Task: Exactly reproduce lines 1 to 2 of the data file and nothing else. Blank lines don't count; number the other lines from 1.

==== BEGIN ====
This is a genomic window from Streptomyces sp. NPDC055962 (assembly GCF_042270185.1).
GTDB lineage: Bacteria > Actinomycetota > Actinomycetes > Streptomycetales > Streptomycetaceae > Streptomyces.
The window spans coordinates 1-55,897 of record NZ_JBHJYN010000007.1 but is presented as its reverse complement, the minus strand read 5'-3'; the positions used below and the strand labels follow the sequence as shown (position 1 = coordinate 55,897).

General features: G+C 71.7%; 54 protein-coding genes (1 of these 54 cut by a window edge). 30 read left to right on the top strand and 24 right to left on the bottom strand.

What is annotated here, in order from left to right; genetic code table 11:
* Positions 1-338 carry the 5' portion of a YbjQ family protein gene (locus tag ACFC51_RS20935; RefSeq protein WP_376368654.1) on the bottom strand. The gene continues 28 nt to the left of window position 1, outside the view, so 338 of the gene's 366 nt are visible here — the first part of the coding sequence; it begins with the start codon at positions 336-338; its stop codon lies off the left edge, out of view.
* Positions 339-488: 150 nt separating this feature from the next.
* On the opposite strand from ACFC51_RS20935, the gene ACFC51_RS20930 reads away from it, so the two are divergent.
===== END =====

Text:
This is a genomic window from Streptomyces sp. NPDC055962 (assembly GCF_042270185.1).
GTDB lineage: Bacteria > Actinomycetota > Actinomycetes > Streptomycetales > Streptomycetaceae > Streptomyces.